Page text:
• Extensive historical documentaries on the talents of Termite Terrace, "lost" cartoons, and the history of the Looney Tunes
  • Music-only tracks on selected shorts
  • Excerpts from the original primetime The Bugs Bunny Show and the rascally rabbit's live-action movies and documentary tributes
  • From the Vaults galleries with stills, pencil tests, and schematics
  • Languages: English & Français
  • Subtitles: English, Français, & Español
  • Closed Captioned

Synopsis

Porky Chops
Baton Bunny
Bugs Bunny and the Three Bears
Hair-Raising Hare
Rabbit of Seville
Warner Brothers cartoon director Chuck Jones casts Elmer Fudd and Bugs Bunny in the roles of opera singers in the Looney Tunes short The Rabbit of Seville. Preceding Jones' famous Wagner parody What's Opera, Doc? by seven years, this short begins out in the wilds, with Elmer chasing the wascally wabbit through the woods. Bugs takes refuge in a local building, which turns out to be an opera house; naturally, the two manage to become stuck on stage when the show, a performance of Rossini's The Barber of Seville, begins. Bugs sings hilarious new lyrics to the opera's overture, penned by Jones and writer Michael Maltese, as he forces the confused hunter into a barber's chair and treats him to a full make-over, beginning with a rather violent shave. Other barbershop gags include Bugs snake-charming an electric razor, a race for the ceiling between escalating barber's chairs, and a pedicure involving a can opener. Perhaps the most memorable sequence, however, involves a bottle of "Figaro fertilizer" that makes Elmer's head grow hair -- and then sprout flowers. Unlike What's Opera, Doc?, this is a comic opera, so all ends relatively happily, with a nod to The Marriage of Figaro. ~ Judd Blaise, Rovi

The Scarlet Pumpernickel
Golden Yeggs
Don't Give up the Sheep
Tweety's S.O.S.
For Scent-imental Reasons
The dapper proprietor of an exclusive Parisian perfumery opens his shop one morning to discover a skunk (Pepe Le Pew) sampling his wares. Distraught, he calls a gendarme to remove the trespasser, but the policeman refuses to touch the smelly animal. The proprietor seizes hold of a cat and throws her in, ordering her to rid the premises of the skunk. Unfortunately, she knocks over a bottle of white dye which spreads along her back, giving her the appearance of another skunk. Pepe is struck with desire upon seeing the attractive faux-polecat and he makes amorous advances upon her. Repulsed, the cat hides inside a glass case. Pepe demands that she come out, and when she refuses, he places a gun to his head and pulls the trigger. The alarmed cat rushes out into his arms ("Fortunately for you, I missed," he explains), and then escapes to an upstairs room. As Pepe approaches, she jumps out the window. Proclaiming that they will die together, Pepe jumps after her. He lands in a bucket of blue paint, and she in a barrel of water. The cat, wet and bedraggled, looks so unappetizing that Pepe does not recognize her. On the other hand, with his strike covered, Pepe now resembles a very well-built cat, and he soon finds himself the object of the female cat's unwanted -- and very aggressive -- adoration. ~ Craig Butler, Rovi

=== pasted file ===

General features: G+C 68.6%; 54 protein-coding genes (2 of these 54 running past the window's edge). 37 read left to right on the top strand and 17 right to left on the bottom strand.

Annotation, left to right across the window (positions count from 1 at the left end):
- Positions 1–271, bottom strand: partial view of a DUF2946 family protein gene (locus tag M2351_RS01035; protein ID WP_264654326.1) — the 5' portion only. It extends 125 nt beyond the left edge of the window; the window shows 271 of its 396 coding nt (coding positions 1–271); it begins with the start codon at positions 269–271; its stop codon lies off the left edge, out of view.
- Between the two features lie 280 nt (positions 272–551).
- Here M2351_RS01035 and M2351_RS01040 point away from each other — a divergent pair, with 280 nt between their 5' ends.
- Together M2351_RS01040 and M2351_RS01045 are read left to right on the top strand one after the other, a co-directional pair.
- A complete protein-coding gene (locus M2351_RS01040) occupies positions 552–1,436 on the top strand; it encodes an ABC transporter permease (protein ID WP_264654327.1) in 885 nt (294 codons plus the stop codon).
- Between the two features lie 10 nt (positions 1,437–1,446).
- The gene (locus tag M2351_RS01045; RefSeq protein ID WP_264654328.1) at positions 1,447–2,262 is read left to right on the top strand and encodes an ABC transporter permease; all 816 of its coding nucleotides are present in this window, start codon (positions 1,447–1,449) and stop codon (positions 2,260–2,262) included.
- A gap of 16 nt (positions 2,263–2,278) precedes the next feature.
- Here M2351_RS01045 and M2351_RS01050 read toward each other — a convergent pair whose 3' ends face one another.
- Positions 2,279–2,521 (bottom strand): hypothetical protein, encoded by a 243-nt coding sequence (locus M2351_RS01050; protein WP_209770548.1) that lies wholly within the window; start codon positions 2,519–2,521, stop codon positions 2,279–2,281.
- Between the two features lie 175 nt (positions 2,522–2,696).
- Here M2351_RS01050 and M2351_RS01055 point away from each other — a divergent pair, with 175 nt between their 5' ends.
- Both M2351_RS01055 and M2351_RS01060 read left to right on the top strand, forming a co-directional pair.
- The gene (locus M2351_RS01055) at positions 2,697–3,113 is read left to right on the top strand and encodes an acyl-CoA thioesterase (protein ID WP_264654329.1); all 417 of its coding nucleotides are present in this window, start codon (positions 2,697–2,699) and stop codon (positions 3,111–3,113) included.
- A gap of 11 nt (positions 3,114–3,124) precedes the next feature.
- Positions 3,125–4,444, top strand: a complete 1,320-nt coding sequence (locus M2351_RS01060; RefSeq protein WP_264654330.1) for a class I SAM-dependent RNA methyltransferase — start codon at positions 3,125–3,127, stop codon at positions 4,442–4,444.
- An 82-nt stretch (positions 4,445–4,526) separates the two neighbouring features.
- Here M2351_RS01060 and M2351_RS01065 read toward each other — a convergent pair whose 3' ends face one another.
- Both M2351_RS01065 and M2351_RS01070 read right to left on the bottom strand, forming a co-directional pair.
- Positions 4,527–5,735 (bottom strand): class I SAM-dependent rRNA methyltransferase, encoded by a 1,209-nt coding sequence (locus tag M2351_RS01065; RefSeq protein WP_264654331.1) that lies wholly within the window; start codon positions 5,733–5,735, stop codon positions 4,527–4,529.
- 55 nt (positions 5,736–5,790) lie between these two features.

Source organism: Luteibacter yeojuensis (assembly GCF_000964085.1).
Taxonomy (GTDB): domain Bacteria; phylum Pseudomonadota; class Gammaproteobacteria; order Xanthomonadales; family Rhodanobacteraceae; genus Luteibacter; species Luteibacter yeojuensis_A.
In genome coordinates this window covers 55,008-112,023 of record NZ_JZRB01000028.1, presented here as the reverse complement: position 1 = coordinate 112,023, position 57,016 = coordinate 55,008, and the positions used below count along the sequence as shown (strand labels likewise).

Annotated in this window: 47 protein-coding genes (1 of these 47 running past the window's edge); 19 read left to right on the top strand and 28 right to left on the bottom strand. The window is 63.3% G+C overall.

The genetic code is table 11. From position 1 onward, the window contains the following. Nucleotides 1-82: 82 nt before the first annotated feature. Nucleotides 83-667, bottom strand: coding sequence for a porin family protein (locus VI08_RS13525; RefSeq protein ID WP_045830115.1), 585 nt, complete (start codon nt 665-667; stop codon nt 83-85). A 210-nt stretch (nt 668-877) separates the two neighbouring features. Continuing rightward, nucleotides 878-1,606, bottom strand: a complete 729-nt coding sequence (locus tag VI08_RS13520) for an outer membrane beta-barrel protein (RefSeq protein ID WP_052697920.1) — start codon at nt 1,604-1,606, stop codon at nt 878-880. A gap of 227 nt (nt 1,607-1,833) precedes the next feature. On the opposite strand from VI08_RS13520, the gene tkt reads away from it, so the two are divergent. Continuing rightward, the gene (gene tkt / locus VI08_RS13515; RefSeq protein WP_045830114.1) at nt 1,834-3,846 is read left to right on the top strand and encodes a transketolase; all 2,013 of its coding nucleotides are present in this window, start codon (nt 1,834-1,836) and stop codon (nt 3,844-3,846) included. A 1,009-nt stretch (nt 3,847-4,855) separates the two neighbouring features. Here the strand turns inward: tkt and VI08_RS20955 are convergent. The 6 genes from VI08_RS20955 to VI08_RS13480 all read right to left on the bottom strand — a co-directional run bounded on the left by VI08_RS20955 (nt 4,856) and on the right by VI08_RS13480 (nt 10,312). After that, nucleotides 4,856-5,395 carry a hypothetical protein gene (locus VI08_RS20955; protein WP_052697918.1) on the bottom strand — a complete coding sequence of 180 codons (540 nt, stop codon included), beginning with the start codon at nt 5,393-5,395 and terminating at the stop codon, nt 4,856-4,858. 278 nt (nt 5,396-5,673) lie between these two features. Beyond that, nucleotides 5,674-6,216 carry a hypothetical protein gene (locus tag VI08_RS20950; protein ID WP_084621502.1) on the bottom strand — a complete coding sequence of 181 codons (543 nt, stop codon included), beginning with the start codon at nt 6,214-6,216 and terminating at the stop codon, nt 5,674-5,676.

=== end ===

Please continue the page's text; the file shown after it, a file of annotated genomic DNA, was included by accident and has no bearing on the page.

Bully for Bugs
Rabbit Fire
Duck Amuck
Daffy Duck faces a rather bizarre adversary in the classic Merrie Melodies short Duck Amuck, which pits Daffy against a mischievous off-screen animator, who is constantly altering and even sabotaging the cartoon. The trouble begins when, during a Three Musketeers parody, Daffy suddenly notices the background has disappeared, leaving only empty space. He complains to the animator, who then puts him through an ever-changing series of locations, from a barnyard, to snow-covered fields to a tropical island. Daffy tries to adapt, apologizing to the audience for the trouble, but grows increasingly flustered as the changes continue. Soon he and the silent, faceless animator -- Daffy can only see a brush and a white glove -- are arguing over other aspects of the production, from the background colors to the definition of a close-up. Director Chuck Jones and writer Michael Maltese have a great deal of fun with this reflexive premise, gleefully poking fun at the process of animation itself while building towards a superb final punchline. Highlights include the transformation of Daffy's voice into strange sound effects and an improperly adjusted frame line that allows Daffy to get into an argument with himself. ~ Judd Blaise, Rovi